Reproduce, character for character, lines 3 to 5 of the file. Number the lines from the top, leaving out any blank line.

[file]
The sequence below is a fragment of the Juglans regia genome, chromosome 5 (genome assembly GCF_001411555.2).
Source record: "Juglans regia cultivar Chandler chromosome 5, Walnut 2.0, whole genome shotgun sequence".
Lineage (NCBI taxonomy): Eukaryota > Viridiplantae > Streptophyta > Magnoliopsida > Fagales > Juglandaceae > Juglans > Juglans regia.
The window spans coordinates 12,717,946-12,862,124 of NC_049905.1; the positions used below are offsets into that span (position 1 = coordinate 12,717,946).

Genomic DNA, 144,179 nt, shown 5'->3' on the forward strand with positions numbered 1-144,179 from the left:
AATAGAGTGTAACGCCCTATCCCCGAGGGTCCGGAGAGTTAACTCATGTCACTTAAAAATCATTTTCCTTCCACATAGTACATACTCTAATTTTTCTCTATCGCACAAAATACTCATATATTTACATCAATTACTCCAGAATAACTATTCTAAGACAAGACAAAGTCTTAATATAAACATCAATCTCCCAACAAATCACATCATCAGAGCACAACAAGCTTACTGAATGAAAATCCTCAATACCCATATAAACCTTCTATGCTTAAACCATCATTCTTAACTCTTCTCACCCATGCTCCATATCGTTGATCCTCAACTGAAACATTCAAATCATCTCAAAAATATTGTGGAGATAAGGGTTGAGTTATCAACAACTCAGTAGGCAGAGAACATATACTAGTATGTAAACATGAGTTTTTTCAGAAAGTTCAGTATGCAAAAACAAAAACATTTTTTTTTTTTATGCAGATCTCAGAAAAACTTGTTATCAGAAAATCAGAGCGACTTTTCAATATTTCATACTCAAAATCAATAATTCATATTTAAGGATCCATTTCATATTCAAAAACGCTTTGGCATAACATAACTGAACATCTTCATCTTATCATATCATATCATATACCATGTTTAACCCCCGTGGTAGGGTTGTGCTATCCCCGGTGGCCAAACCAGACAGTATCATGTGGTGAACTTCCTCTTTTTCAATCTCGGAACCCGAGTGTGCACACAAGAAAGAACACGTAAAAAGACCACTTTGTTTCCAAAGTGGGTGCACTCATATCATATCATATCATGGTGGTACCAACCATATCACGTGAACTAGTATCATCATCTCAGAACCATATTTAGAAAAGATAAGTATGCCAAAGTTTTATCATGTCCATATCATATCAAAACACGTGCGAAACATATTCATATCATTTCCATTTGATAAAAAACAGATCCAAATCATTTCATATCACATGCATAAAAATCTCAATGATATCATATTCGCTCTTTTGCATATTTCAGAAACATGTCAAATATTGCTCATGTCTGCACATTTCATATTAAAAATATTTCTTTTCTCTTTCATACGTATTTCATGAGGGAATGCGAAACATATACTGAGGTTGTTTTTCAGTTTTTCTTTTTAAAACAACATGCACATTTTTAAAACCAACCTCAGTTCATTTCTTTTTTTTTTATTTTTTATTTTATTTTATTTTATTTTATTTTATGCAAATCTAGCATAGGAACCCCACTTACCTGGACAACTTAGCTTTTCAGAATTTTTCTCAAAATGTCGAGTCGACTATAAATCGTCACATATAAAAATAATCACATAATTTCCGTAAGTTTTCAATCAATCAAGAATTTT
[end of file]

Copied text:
Lineage (NCBI taxonomy): Eukaryota > Viridiplantae > Streptophyta > Magnoliopsida > Fagales > Juglandaceae > Juglans > Juglans regia.
The window spans coordinates 12,717,946-12,862,124 of NC_049905.1; the positions used below are offsets into that span (position 1 = coordinate 12,717,946).

Genomic DNA, 144,179 nt, shown 5'->3' on the forward strand with positions numbered 1-144,179 from the left: